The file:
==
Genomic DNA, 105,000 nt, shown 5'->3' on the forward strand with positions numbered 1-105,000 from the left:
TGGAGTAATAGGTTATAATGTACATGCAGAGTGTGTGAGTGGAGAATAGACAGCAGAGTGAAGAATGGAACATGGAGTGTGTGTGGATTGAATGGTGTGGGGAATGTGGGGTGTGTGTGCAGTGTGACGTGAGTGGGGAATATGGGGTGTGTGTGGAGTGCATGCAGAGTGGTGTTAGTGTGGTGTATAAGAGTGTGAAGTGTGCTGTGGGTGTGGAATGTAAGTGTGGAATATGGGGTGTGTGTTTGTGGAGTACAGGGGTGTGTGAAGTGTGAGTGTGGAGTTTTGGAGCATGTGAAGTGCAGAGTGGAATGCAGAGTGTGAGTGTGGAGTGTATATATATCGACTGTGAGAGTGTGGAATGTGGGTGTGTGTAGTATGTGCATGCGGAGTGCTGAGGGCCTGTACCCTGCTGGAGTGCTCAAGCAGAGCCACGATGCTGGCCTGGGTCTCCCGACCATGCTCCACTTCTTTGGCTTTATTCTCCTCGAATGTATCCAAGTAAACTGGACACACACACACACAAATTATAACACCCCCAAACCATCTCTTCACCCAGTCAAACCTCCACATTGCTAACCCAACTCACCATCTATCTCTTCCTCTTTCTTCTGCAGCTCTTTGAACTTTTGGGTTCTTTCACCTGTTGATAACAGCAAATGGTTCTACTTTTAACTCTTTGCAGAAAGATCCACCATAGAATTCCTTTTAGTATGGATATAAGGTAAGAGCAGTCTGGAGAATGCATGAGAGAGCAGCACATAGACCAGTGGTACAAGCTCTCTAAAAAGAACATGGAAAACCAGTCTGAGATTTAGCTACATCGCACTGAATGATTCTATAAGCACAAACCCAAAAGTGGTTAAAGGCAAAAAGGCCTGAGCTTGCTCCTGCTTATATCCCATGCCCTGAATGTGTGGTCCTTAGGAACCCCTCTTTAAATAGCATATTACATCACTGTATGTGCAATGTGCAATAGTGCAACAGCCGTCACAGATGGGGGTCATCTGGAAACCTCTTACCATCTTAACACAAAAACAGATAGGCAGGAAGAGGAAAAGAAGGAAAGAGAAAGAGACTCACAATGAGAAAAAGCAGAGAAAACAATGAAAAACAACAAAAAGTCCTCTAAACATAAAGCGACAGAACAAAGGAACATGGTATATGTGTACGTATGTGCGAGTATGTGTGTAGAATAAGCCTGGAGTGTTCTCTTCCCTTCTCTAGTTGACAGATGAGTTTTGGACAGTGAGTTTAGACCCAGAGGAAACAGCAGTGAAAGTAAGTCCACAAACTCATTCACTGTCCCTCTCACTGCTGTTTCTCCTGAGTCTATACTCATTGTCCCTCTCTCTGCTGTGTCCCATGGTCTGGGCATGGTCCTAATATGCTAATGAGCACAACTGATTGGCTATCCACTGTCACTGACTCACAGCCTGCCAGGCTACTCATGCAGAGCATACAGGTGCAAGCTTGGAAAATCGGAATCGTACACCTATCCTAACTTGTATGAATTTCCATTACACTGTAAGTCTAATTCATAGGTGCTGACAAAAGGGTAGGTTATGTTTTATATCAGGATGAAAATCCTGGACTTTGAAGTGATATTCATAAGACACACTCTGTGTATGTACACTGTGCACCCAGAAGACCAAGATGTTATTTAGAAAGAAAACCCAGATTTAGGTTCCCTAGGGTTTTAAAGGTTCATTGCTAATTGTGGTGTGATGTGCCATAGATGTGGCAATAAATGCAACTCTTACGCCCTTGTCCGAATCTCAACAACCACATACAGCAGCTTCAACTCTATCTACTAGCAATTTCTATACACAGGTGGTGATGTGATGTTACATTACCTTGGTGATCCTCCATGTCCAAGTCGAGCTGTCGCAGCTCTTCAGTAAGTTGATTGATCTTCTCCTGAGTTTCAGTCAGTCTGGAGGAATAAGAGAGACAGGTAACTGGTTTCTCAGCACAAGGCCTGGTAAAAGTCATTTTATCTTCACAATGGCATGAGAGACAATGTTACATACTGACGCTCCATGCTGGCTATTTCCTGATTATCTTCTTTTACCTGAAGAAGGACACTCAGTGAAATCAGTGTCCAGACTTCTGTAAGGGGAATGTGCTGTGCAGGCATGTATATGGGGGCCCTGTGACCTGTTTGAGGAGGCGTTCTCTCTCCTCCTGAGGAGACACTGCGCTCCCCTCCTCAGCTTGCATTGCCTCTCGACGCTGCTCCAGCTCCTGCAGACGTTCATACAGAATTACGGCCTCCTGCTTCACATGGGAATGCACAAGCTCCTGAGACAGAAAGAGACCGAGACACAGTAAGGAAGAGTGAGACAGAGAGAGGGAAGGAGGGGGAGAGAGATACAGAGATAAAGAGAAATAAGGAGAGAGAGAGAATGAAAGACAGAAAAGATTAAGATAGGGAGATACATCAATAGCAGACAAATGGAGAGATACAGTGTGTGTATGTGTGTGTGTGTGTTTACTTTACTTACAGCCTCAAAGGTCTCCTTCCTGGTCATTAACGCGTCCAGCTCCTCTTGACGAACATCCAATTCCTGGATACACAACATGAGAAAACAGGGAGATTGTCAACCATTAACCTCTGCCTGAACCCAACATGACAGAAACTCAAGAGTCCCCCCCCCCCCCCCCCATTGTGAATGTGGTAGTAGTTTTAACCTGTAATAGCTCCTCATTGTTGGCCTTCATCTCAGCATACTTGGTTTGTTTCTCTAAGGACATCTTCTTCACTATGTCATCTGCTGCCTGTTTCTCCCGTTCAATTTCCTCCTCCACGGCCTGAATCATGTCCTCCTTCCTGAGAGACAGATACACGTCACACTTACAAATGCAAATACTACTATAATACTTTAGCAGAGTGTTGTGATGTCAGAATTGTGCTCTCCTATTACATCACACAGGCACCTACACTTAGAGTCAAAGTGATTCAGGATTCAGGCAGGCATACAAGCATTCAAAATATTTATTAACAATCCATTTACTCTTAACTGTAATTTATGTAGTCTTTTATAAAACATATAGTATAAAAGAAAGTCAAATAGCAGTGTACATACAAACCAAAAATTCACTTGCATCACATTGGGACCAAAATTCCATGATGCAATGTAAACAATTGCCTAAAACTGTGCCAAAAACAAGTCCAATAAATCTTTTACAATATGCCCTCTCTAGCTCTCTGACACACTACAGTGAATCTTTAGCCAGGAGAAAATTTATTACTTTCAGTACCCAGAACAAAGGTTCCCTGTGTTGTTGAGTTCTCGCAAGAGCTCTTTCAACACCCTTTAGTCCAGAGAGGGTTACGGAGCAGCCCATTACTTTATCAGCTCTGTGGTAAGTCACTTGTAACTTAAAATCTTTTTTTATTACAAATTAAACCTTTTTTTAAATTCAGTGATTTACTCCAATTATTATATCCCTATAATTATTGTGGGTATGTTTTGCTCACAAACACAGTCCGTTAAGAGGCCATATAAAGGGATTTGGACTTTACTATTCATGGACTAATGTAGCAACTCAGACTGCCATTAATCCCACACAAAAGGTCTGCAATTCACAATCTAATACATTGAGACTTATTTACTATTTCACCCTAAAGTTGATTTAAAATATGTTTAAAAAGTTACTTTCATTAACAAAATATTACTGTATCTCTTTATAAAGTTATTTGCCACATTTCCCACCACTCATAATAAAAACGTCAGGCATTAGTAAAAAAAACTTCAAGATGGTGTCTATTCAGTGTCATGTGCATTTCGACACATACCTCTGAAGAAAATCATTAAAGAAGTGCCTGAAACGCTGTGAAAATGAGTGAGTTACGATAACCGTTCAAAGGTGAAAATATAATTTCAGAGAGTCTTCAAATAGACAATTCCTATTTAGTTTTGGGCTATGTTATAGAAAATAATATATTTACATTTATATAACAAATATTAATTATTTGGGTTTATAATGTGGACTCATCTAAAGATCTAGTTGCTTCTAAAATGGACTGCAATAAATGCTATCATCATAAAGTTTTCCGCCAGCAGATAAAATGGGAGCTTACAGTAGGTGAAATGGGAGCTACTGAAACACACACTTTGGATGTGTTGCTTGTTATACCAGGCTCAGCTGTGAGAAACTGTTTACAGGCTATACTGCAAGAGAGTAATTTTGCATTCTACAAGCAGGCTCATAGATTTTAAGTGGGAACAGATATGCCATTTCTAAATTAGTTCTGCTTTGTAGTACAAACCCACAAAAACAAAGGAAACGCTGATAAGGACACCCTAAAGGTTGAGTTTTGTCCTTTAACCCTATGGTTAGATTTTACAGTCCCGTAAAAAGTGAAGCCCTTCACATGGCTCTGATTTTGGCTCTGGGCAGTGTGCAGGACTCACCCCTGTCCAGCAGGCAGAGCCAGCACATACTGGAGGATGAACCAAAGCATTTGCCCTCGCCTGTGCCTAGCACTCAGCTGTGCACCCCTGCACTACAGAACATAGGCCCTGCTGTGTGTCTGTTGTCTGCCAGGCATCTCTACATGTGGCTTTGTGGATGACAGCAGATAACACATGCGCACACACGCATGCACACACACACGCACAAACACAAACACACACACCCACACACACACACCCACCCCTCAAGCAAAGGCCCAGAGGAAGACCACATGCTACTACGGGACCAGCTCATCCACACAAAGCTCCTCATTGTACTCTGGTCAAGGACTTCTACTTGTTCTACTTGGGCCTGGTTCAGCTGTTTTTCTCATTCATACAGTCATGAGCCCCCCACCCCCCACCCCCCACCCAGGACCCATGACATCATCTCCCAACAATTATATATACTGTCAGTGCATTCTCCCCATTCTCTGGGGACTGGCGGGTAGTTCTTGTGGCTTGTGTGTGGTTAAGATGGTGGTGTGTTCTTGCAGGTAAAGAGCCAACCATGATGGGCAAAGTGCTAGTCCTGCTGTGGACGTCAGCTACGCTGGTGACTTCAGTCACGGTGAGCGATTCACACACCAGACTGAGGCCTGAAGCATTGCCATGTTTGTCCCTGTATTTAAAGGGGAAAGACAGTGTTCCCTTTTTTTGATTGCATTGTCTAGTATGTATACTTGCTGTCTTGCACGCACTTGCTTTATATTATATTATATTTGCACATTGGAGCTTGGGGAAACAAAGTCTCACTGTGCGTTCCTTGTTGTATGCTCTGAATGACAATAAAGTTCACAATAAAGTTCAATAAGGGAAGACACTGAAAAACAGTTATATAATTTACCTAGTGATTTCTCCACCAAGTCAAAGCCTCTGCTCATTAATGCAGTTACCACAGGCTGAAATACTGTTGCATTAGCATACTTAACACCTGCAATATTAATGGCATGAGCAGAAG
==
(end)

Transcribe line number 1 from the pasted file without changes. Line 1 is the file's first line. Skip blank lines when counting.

Genomic DNA, 105,000 nt, shown 5'->3' on the forward strand with positions numbered 1-105,000 from the left: